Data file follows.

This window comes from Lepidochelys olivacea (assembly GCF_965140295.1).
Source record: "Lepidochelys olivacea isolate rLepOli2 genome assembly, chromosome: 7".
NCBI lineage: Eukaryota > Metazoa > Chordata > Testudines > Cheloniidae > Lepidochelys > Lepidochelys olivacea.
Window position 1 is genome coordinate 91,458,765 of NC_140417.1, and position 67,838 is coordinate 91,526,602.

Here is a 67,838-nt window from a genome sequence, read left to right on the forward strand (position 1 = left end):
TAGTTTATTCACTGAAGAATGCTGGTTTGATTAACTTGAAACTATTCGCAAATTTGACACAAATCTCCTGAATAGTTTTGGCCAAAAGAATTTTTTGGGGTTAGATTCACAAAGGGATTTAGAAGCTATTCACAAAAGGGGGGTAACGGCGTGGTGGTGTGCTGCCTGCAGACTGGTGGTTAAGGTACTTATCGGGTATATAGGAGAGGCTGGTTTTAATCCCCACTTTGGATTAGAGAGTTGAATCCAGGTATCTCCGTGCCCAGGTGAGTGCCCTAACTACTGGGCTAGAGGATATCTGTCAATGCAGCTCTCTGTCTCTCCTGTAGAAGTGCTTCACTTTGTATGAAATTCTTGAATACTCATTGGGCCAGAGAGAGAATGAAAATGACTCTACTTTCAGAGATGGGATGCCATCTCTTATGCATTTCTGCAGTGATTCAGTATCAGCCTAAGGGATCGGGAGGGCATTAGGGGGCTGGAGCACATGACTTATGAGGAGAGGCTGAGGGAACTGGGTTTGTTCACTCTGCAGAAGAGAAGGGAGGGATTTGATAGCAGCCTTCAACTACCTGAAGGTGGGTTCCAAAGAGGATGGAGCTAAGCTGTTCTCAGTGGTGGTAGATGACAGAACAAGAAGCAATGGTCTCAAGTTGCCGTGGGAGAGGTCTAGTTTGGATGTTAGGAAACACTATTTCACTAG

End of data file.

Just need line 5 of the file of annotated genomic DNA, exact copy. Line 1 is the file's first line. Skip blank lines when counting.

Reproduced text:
Here is a 67,838-nt window from a genome sequence, read left to right on the forward strand (position 1 = left end):